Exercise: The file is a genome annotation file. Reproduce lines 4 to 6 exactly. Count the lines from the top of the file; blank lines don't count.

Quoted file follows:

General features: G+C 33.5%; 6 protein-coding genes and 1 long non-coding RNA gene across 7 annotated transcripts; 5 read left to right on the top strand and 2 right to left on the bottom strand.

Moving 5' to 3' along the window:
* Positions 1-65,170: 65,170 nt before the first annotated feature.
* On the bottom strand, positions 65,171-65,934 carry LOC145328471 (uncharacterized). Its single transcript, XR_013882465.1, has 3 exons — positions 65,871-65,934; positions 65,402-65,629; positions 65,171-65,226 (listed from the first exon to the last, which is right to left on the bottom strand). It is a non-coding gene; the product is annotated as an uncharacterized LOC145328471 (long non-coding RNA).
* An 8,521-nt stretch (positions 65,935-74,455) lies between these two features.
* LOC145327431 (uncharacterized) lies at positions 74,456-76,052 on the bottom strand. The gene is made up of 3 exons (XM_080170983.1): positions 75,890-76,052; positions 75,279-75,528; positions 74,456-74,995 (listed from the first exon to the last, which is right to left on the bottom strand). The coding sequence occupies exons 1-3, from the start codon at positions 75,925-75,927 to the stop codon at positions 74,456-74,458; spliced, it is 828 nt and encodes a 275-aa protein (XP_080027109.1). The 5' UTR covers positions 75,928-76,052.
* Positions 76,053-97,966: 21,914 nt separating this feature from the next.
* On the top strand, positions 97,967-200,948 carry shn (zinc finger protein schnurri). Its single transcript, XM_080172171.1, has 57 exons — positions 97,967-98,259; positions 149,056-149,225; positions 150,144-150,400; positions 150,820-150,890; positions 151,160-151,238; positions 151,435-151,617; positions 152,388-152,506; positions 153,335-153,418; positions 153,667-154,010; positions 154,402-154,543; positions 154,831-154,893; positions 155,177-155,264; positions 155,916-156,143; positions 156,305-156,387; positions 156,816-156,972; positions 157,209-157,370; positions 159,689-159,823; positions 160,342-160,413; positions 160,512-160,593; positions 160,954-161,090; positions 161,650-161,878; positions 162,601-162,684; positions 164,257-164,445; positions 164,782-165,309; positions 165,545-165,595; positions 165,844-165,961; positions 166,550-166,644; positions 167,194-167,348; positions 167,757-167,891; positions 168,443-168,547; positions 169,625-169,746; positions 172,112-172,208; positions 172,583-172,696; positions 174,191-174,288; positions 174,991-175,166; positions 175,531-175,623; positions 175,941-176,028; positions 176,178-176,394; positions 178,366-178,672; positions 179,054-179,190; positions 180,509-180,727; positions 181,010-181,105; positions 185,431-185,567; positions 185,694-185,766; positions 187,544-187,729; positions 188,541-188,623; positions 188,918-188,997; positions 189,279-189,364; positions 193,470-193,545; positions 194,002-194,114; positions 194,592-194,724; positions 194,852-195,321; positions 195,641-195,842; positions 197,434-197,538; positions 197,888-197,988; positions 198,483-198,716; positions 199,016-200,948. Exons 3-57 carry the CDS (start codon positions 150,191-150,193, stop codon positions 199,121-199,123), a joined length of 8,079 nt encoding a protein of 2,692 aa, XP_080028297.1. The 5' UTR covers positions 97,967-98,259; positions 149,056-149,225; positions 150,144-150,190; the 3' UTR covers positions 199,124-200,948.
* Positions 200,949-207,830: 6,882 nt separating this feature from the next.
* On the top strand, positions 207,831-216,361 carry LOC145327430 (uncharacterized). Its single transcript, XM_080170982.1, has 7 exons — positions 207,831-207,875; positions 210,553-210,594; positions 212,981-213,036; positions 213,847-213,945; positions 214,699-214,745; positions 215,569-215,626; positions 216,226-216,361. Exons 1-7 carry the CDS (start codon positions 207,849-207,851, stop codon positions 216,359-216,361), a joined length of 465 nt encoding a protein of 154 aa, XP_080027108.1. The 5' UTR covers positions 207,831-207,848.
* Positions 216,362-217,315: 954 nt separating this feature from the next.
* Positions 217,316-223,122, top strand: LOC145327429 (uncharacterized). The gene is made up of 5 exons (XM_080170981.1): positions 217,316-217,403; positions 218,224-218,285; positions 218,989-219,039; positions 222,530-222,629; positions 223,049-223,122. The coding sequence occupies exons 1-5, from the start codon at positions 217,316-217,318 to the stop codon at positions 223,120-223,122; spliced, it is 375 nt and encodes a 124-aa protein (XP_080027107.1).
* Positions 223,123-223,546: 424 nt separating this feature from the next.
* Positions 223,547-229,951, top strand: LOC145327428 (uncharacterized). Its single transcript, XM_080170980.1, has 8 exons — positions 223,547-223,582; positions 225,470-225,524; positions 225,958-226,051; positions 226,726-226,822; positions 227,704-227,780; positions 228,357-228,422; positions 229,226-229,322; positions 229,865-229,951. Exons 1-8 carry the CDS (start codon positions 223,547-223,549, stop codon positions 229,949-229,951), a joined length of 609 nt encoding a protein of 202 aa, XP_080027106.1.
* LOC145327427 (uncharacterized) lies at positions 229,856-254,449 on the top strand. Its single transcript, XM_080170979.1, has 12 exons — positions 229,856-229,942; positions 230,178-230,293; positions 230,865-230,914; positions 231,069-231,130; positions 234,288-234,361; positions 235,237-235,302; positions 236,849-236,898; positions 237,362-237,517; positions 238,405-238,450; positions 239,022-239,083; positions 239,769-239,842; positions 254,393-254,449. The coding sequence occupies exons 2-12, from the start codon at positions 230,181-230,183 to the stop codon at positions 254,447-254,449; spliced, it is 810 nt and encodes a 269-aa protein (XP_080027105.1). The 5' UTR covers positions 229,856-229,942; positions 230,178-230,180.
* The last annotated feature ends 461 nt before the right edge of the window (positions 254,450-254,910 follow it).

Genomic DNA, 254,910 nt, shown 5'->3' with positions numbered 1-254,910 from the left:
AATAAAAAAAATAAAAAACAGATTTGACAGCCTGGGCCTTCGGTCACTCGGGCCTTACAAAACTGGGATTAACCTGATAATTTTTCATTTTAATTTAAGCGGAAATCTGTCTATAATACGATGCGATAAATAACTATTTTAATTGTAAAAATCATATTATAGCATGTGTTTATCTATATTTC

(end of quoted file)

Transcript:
* On the bottom strand, positions 65,171-65,934 carry LOC145328471 (uncharacterized). Its single transcript, XR_013882465.1, has 3 exons — positions 65,871-65,934; positions 65,402-65,629; positions 65,171-65,226 (listed from the first exon to the last, which is right to left on the bottom strand). It is a non-coding gene; the product is annotated as an uncharacterized LOC145328471 (long non-coding RNA).
* An 8,521-nt stretch (positions 65,935-74,455) lies between these two features.
* LOC145327431 (uncharacterized) lies at positions 74,456-76,052 on the bottom strand. The gene is made up of 3 exons (XM_080170983.1): positions 75,890-76,052; positions 75,279-75,528; positions 74,456-74,995 (listed from the first exon to the last, which is right to left on the bottom strand). The coding sequence occupies exons 1-3, from the start codon at positions 75,925-75,927 to the stop codon at positions 74,456-74,458; spliced, it is 828 nt and encodes a 275-aa protein (XP_080027109.1). The 5' UTR covers positions 75,928-76,052.